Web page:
The brief from customer, Gerry, was that is had to be Italian; that was it. So for us, the Ducati was a chance to let loose with few restrictions in terms of the design. We had a chance to create something very unique.
After looking through the recent Ducati range the 749 or 999 was the bike we decided to hunt down. To some its the ugly duckling of Ducati’s but its one of their best in terms of performance and frame design. We looked at a few bikes, only to be let down by poorly looked after machines. Eventually I found this bike in Lincolnshire: a 6000 mile black 749s, as clean and well looked after as they come and a perfect base for us to build from. We think it is important to start from a well-maintained machine; this improves the quality of the overall build but also reduces restoration time and allows us to focus on the customisation.
With the bike back in the workshop the ideas came quite quickly but the final details took some time. We would retain the core of the bike but totally restyle. This meant we would have to fabricate a new tank, belly pan, rear sub frame, tail section and fairing. Everything would begin with the belly pan, my favourite feature of the build. The left side holds all the electrics still in the standard position but with the battery removed and right side for the front exhaust to exit. The oil cooler in a set back position sits snuggly in the middle. It was a time-consuming piece to make and to fit around the engine neatly with even gaps. A steel mesh grill and surround was made to protect the cooler.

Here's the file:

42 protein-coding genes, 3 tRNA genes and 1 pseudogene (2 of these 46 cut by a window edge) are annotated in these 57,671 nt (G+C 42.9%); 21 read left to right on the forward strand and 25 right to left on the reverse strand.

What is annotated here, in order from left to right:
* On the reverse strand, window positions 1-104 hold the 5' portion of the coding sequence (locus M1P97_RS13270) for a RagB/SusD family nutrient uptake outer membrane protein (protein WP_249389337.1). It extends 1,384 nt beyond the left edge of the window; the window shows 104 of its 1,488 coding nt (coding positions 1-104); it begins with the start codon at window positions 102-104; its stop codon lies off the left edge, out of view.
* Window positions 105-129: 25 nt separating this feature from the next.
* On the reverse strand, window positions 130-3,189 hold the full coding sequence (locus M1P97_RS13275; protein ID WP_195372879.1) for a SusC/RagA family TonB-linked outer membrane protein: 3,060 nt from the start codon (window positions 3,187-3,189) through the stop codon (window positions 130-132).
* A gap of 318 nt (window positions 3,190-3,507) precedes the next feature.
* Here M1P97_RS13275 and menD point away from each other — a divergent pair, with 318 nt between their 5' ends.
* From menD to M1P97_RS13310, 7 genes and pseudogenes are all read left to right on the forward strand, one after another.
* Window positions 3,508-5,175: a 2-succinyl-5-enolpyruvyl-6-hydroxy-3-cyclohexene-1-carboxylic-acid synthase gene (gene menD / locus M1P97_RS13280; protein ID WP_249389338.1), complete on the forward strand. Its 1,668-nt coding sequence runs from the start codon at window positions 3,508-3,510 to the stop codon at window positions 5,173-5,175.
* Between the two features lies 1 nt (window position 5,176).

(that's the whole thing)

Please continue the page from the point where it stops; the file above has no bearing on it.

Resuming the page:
With the belly pan well underway attention was turned to the tank. A cardboard cut out was made of our initial tank design, from this we could measure and make our wooden buck. This buck would be used to template the tank and offer each section onto to ensure an even and symmetrical fit. One thing we wanted to achieve with the tank was to bring it over the trellis frame. This would take us away from the normal Ducati look and in our opinion, achieve much nicer lines. But this came with its complications. Bringing the tank over the frame puts us in the position of the air induction so some thought had to go into how we would make these components come together. It was a tight fit! We made the base of the fuel tank first fitting the fuel pump in the original position. We then made the top and 2 side sections over the buck; this gave us the overall shape. Fitting the top section of the tank to the bottom took just as much time as creating the overall shape.